Yoruba Leadership: Post Olanihun Ajayi

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DIALOGUE WITH NIGERIA BY AKIN OSUNTOKUN

A convergence of political events has, once again, conspired to make a re-examination of this subject matter — Yoruba political prospect, compelling. The least problematic of the contemporary chain of events is the exit of Pa Olanihun Ajayi (conscientious member of the Afenifere hierarchy) – he has answered the final call of nature; gone the way of all mortals and at a ripe old age for good measure.

The only issue his death left outstanding is common to all societies. It is the universal question of leadership succession and recruitment. Specifically, it is the reverberation of the Yoruba leadership question which he and his cohorts like Ajibola Ige, Reuben Fasoranti, Ayo Adebanjo and Abraham Adesanya responded to under the dispensation of the Afenifere political oligarchy.

Yoruba leadership is of course by no means limited to the Afenifere. There is, at the minimum, the residual socio political leadership of the traditional leadership institution. In order to guard against being superfluous, I have elected to discharge the obligation I owe to the memory of Ajayi by adopting all the encomiums and tributes that have accompanied his rite of passage. And I do so with standing applause.

At the larger Nigerian level, one crucial deficiency of the political development of the country was the vacuum created by a broken generational leadership succession. Political leadership succession and recruitment conventionally occurs as a cardinal role of political parties within the context and system of civil democratic rule. In Nigeria, the performance of this role was repeatedly broken by military rule abrogation of the political party system and civil democratic rule. This arrested political development is reflected in the apparent lack of preparedness and consequent poor quality of the post 1999 political successor class.

Spared of military rule disruption, the political party system has an inbuilt mechanism of self-regulating standards that preclude and forestall the degradation attendant on the all comers affair syndrome. How many members of contemporary Nigerian political elite especially those in office are conversant with the meaningful knowledge of Nigeria’s fragmented political history? How many have read and digested the Nigerian constitution beyond the regularly invoked provisions on immunity, impeachment and remuneration?

Next in the chain of events is the recrudescence of the supremacist contention within the All Progressives Congress (APC) for superiority and dominance of Yoruba politics — as it played out, first, in the steamrolling of the APC Ondo State governorship primaries and inclusively in the subversion of the governorship election. I am going to hazard a guess that we are going to look back with regret and nostalgia at the Nigerian political bequest of May 29th 2015. Politically and economically, Nigeria has been tottering down the hill since the commencement of that politically stable inheritance.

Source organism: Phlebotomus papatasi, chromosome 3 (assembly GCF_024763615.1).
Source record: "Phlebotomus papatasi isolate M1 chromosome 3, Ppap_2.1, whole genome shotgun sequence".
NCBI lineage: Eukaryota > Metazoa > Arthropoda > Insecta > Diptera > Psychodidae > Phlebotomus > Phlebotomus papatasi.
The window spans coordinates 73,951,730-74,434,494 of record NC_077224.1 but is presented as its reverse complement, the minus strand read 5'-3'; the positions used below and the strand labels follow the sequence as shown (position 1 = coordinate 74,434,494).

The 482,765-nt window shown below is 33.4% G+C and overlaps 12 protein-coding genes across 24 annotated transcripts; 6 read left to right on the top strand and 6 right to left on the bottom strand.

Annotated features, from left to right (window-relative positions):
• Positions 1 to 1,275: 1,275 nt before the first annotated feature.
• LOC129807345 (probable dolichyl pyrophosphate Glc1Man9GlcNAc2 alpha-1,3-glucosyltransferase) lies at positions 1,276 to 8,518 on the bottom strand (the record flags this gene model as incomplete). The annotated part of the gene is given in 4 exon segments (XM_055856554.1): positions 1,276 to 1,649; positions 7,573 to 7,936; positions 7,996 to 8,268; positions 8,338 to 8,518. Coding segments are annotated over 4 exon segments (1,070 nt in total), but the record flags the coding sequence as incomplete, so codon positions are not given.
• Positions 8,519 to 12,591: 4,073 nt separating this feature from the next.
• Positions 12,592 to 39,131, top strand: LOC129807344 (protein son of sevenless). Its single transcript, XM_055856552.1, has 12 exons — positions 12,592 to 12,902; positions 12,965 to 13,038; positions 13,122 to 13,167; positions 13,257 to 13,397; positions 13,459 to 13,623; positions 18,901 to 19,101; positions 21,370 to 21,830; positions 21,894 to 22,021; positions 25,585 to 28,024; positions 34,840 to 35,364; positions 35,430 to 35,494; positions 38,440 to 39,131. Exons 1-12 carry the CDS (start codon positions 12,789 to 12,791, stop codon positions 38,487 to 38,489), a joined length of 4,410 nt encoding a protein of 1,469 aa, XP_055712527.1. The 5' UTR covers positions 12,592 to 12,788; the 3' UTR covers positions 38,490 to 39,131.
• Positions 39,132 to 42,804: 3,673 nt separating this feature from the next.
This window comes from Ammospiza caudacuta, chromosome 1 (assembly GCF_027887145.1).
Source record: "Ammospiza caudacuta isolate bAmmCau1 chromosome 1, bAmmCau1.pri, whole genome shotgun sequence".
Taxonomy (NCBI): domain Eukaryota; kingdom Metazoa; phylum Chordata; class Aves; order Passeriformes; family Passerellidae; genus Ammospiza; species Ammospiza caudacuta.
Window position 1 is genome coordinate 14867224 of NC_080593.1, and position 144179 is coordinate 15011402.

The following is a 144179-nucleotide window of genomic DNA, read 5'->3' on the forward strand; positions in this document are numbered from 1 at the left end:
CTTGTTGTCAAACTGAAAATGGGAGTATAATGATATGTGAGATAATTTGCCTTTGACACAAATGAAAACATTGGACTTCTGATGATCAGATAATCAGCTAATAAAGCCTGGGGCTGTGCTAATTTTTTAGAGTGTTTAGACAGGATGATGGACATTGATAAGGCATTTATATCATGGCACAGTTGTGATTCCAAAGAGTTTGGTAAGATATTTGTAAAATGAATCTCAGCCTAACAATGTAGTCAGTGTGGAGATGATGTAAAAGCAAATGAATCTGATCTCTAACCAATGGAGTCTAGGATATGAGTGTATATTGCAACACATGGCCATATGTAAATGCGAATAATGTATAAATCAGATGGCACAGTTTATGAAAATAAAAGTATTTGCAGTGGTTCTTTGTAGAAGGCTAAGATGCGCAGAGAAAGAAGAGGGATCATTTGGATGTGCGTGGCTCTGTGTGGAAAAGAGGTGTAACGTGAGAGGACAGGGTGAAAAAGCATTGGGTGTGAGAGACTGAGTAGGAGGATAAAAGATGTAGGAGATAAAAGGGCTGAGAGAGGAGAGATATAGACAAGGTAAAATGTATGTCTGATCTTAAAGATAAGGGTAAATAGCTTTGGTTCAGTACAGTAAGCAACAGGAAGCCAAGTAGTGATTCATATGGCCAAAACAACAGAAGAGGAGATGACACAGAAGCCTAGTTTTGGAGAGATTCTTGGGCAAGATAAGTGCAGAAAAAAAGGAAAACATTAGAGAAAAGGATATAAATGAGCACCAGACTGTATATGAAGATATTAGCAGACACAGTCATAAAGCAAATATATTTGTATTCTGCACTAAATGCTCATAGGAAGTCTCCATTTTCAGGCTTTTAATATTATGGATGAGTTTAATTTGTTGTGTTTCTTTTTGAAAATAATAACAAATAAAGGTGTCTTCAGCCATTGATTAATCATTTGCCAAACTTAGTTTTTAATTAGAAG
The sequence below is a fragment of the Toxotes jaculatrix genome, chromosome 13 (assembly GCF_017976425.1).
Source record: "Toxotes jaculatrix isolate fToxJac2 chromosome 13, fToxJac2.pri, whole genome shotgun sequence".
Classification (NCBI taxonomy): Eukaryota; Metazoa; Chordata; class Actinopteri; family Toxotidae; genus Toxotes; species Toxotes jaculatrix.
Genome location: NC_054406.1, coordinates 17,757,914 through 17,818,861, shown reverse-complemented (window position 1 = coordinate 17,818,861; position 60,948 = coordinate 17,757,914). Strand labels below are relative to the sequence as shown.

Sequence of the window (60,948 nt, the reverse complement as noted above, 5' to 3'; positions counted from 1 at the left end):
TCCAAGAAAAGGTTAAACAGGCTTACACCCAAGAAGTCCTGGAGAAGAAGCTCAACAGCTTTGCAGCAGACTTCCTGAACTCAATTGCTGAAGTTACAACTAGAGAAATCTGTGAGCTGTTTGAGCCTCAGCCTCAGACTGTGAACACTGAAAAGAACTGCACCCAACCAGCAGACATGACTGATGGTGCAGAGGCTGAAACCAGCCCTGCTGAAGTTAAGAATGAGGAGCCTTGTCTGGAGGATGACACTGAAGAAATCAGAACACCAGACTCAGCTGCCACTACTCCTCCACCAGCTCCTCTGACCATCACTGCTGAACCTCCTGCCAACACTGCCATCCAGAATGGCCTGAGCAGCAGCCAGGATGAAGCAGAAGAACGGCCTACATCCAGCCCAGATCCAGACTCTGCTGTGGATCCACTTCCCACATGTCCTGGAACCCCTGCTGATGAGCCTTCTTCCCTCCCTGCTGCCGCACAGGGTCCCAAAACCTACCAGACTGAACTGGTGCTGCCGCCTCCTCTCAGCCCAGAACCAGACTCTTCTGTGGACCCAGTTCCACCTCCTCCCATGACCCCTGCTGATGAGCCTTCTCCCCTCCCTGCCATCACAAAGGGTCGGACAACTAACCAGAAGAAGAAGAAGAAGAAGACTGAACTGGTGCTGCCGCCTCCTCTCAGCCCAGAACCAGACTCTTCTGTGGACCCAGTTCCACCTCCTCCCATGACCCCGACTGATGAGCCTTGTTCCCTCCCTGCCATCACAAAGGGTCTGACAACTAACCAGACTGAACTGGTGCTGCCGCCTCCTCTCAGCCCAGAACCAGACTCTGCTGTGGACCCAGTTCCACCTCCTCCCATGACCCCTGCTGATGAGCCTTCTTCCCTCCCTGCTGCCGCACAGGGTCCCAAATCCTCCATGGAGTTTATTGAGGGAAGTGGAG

From the standpoint of Nigeria’s political stability and given that the status quo was already weighted in favour of the ruling party, why would anyone desire to upset the finely tuned political equilibrium of APC, the Peoples Democratic Party (PDP) and All Progressives Grand Alliance (APGA) in control of 20, 14 and two states that obtained at the onset of the present four-year tenure? Why would the dominant Muhammadu Buhari faction of the APC not tolerate the live and let live latitude of the South-west faction under the leadership of Bola Tinubu? Why would the same dominant faction brazenly orchestrate the ‘capture’ (to borrow from the vocabulary of the hitherto elephantine PDP) of the governorship of Ondo State?

I recall an earlier statement of this misgiving ‘In tandem and against the spirit of fairness-which requires the expeditious dispatch of the appeal sought by the authentic candidate of the PDP, Eyitayo Jegede, two appeal panel of Judges, one after another, recused themselves and avoided pronouncement on the case — up onto the eve of the election… Inadvertent or not, the behaviour of the Independent National Electoral Commission (INEC) and the judiciary in this instance was quite suggestive of a mutual conspiracy to stop or irreparably damage Jegede’s candidacy… President Buhari has adopted the attitude of see no evil and may well not be personally involved in the machinations but there is no power in Nigeria that can compel the orchestration of a conspiracy of this magnitude other than the dominant powers of the ultimate political Nigerian office’.

Inevitably, the negative trend has given rise to a sense of déjà vu, of a typical power politics subversion that dates back to the pre-colonial legacy of Yoruba resistance against the imperial incursion of the Sokoto caliphate and, latterly, against the ruling party at the centre. Why is the federal government never able to resist the temptation of this overreach? This expansionist tendency and the abbreviation of the multi-party system towards one party dictatorship is a recurrent trait to all the four Nigerian republics and it has proven the nemesis of the sustenance and stability of those republics. In these four recurrences, the South-west enjoys the dubious distinction of providing the theatre where the drama is given full throttle and the location where the push-back begins.